The 2021 assessment reviewed drugs that ICER had considered cost-effective. The next review will include both therapies that are cost-effective, as well as those that ICER says are not priced fairly. “We believe there is a relationship between cost and access. So, the higher the cost, the more access issues. Some of the areas that we’re looking at moving forward, like cystic fibrosis and sickle cell disease, are drugs that were priced very high. We want to see what kind of barriers have been put in front of patients.”

What is fair access to medications?

ICER outlined a set of criteria for establishing for how it would assess fair access in a white paper in September 2020. The company has developed four key areas for reviewing fair access: cost-sharing, eligibility criteria, step therapy, and prescriber restrictions. These areas aim to balance the need for cost control with appropriate cost-sharing and utilization management strategies.

“In this world of very high-priced drugs, it is appropriate to limit access to patients who will benefit most from that drug for whom there isn’t a harm,” Beinfeld said. “But this should not be limited to the point where it narrows the population of eligible patients, relative to the common standards, such as the FDA label, or clinical guidelines, for example.”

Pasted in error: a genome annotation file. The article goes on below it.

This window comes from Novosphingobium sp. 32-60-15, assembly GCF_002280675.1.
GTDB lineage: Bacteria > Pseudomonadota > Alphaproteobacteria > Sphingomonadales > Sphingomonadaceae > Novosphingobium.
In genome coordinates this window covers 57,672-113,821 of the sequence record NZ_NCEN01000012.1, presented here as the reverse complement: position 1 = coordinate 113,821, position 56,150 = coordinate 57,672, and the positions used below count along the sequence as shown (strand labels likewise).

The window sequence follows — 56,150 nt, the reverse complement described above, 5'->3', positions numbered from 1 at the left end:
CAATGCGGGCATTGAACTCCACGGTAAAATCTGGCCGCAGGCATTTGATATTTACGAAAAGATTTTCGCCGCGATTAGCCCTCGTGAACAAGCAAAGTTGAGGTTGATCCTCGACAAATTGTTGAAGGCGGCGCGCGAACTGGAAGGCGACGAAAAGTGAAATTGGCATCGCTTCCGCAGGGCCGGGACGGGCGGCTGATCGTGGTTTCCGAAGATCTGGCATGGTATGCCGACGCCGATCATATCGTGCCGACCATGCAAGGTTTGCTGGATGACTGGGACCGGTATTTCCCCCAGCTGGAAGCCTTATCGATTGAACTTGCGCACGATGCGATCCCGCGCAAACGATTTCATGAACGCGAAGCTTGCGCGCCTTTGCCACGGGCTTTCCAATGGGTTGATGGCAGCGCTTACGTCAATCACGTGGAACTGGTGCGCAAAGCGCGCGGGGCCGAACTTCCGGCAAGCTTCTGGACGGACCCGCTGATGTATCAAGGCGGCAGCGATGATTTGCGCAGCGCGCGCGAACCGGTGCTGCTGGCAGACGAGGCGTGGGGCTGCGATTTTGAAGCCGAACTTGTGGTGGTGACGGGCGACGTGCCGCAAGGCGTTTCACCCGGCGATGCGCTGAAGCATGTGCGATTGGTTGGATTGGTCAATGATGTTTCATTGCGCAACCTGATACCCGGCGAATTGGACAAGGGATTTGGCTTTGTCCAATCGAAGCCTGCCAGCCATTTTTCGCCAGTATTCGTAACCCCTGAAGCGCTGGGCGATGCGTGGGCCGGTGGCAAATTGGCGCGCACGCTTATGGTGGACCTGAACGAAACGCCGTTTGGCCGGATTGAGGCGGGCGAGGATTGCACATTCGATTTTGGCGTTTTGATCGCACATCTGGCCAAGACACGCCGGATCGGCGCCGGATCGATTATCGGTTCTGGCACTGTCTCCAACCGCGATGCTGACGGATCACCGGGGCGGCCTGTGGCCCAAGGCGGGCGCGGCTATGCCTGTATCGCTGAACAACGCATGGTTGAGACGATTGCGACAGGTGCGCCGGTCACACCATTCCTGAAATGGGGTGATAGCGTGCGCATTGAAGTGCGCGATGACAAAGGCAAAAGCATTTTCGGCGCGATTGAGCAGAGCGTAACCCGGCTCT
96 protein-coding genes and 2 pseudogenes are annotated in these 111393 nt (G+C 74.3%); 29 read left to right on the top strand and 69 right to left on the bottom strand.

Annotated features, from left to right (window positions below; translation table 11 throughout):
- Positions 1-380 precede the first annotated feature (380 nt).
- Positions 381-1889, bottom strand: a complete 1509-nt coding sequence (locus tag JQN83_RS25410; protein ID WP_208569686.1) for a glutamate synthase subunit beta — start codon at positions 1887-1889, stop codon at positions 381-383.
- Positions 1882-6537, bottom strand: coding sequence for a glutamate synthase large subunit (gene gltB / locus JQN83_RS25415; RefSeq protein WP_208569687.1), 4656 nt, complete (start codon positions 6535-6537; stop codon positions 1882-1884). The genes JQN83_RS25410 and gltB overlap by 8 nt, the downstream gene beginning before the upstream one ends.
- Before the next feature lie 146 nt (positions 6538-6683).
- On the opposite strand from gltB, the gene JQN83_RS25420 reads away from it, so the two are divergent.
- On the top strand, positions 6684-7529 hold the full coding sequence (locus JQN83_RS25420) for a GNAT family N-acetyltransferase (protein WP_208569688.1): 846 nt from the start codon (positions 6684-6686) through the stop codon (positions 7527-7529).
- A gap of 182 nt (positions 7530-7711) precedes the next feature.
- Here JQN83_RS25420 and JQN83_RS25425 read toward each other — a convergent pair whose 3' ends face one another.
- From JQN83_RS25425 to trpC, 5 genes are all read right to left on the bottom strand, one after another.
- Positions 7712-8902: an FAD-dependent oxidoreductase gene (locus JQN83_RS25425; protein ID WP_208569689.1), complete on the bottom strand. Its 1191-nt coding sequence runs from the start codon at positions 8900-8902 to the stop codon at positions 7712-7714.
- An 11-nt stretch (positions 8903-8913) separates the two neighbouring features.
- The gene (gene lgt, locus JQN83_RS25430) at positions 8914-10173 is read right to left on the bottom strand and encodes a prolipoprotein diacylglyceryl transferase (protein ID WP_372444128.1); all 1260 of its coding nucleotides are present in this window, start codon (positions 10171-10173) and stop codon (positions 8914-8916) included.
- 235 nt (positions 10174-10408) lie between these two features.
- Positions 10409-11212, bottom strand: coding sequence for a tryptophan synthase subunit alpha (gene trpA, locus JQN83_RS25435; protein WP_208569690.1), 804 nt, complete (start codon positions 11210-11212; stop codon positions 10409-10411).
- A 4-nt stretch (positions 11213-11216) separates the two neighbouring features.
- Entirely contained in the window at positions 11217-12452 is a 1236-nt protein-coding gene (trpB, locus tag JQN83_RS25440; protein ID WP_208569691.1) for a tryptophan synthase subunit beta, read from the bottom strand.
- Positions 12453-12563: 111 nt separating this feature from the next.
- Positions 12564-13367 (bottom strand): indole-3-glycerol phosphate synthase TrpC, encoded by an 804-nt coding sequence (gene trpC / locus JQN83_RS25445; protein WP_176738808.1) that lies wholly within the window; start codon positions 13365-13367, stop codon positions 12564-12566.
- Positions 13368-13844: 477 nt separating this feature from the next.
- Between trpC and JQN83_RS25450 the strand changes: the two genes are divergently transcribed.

On the clinical side, any limitations on access should be based on evidence, Beinfeld said. ICER looks at both the drug label and clinical guidelines. For example, in eczema, drug labels can be broad. “We will look at the coverage policy to see how it defines moderate to severe, for example, and we’ll look to see if the coverage policy is using a definition that’s stricter than a clinical guideline might say.”

If an insurer limits coverage to patients who are more severe than a clinical guideline, ICER would issue a fail on clinical eligibility. “Oftentimes, we did find examples where payers would limit the eligible population to something that isn’t a part of the label.”

Several payers changed their policies after ICER spoke with them. These include 10 coverage policies from six companies. (See table below.) In some cases, these changes were minor clarifications of clinical eligibility criteria, but other policy changes included more substantial broadening of coverage or important shifts in tiering placement that would lead to lower out-of-pocket cost sharing.